That's a message that resonates with the Whitman-Hanson players. Burrows not only plays quarterback, but he's a guard in basketball and is a captain in both sports. And White suits up for the lacrosse team in the spring.
"I try not to let it stop me from doing anything," White said of the condition. "Between this and lacrosse, I'm proud of myself for not letting it (interfere)."
Despite dealing with a serious medical issue, the four Panthers have helped Whitman-Hanson make great strides this fall. The team was 2-9 a year ago but posted a winning record thanks to its Thanksgiving Day win over Abington.
"Really just senior leadership and buy-in from these kids as to what we're trying to do," Botelho said of the turnaround. "They haven't stopped fighting even once we got knocked out of the playoffs. A lot of teams kind of (mentally) take that next week off, but they wanted it even more. That's a testament to the senior class and the culture that we've set."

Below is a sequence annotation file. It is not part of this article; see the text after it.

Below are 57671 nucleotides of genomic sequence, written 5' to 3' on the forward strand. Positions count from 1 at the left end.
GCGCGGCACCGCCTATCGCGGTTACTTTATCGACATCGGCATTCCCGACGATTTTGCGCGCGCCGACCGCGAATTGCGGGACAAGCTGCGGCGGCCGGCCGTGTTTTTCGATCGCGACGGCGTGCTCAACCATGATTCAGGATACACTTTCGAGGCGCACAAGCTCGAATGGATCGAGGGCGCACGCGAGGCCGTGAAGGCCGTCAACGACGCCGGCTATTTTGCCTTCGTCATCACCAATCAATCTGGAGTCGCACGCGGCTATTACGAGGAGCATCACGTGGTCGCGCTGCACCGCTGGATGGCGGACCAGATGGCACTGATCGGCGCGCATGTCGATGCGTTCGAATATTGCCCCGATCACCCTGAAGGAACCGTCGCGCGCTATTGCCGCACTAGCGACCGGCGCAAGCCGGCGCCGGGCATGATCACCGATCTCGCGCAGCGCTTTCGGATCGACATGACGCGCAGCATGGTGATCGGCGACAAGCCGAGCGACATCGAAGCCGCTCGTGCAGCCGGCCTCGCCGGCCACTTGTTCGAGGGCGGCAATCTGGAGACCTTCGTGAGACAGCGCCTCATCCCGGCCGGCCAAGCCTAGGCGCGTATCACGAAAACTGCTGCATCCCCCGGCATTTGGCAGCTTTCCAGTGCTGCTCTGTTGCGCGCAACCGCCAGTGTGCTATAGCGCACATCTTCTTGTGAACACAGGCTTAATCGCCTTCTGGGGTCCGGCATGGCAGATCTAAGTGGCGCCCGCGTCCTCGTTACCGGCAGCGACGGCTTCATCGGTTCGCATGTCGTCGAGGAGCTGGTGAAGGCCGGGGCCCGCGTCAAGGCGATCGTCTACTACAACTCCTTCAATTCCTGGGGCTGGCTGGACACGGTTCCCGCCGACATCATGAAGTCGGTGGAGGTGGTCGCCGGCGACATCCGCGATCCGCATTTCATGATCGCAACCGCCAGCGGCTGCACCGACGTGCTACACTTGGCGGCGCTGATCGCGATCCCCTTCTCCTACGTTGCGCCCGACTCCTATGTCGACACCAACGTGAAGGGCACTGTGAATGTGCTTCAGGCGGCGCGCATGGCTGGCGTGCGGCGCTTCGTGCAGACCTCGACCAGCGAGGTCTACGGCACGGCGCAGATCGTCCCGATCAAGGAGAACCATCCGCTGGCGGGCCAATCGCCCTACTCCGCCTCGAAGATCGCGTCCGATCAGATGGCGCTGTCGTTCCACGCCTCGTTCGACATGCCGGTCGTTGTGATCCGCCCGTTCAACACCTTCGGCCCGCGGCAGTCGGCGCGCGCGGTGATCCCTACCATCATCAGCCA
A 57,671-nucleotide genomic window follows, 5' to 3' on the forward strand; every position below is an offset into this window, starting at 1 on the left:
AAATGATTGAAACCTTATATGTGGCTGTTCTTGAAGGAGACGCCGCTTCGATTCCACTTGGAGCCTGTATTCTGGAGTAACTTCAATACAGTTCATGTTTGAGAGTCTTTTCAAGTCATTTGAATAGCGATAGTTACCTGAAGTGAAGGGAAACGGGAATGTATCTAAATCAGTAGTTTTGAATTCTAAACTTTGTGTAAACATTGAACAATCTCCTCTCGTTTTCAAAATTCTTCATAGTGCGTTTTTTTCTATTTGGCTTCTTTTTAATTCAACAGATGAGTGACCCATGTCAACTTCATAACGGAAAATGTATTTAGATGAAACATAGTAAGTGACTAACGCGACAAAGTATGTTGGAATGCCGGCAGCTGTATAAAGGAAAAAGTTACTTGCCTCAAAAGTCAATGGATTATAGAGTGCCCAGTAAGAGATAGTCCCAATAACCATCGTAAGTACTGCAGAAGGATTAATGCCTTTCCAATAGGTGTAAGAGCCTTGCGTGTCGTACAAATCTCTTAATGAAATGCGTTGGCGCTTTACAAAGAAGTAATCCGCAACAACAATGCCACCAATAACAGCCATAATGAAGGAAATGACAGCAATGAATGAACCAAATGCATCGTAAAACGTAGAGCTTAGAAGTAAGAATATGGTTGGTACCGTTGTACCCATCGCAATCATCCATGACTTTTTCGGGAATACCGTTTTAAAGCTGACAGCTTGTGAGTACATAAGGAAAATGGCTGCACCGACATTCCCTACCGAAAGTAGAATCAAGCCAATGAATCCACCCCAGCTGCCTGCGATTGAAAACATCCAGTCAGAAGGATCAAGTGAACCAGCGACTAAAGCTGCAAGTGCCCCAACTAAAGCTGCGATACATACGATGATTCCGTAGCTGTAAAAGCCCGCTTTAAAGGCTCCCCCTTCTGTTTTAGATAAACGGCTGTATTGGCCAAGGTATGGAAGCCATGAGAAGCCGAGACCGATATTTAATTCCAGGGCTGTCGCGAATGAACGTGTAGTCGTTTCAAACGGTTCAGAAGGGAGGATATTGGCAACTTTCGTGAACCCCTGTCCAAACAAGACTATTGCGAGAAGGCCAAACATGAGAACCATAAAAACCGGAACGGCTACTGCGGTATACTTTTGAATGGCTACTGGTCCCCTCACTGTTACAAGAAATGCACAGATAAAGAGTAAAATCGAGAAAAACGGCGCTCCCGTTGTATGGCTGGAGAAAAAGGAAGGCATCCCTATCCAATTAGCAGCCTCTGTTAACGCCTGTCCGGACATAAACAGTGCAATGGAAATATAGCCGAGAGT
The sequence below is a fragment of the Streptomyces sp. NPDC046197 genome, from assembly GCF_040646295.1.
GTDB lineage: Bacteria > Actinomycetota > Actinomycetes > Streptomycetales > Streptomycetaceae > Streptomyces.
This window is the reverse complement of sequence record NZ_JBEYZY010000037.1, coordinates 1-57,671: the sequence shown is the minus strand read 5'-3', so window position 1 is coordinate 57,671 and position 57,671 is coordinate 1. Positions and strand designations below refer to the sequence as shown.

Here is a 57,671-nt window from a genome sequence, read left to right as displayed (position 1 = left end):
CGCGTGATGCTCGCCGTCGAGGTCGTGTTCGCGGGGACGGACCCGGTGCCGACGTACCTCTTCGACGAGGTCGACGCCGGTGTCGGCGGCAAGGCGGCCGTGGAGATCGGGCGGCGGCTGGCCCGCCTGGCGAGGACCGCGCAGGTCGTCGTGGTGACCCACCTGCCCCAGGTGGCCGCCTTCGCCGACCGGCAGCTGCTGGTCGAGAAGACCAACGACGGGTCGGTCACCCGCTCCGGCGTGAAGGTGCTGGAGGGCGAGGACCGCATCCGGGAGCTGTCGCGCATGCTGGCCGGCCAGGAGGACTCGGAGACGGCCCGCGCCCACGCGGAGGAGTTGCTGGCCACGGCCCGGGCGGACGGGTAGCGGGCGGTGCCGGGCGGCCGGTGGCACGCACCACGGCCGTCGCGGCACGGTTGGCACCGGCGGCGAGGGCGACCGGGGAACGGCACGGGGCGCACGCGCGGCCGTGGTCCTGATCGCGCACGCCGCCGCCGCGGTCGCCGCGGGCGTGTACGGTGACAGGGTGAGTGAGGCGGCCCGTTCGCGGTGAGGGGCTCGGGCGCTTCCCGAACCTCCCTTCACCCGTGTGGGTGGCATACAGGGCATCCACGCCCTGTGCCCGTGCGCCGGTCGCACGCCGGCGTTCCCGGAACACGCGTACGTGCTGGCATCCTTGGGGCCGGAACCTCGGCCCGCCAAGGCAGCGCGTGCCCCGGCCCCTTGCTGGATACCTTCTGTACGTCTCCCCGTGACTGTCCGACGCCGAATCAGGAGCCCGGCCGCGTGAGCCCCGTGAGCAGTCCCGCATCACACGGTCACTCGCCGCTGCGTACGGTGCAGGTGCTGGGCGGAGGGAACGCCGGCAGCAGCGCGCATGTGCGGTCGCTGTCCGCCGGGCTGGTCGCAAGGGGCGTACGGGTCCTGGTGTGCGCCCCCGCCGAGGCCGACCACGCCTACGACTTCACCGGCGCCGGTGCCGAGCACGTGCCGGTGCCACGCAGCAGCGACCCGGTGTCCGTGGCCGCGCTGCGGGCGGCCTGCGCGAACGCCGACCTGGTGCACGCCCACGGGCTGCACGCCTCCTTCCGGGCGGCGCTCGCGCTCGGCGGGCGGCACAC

Whitman-Hanson's five losses came against Rockland, Hingham, Marshfield, Duxbury and Marblehead (in the first round of the Division 3 playoffs). Those teams are a combined 37-12. The Panthers have won with defense (six games allowing 14 or fewer points) and with Burrows directing a run-first offense.
"Really (we ask him to) command our offense," Botelho said. "Week to week our game plan changes based on what we want to attack. He's willing to do whatever it is. Some weeks he's thrown 17, 18, 19 times. A couple of weeks he's had 12, 13 carries. Sometimes he's just going to hand it off, call the plays, and check us (into the right play) at the line. He's just the ultimate leader."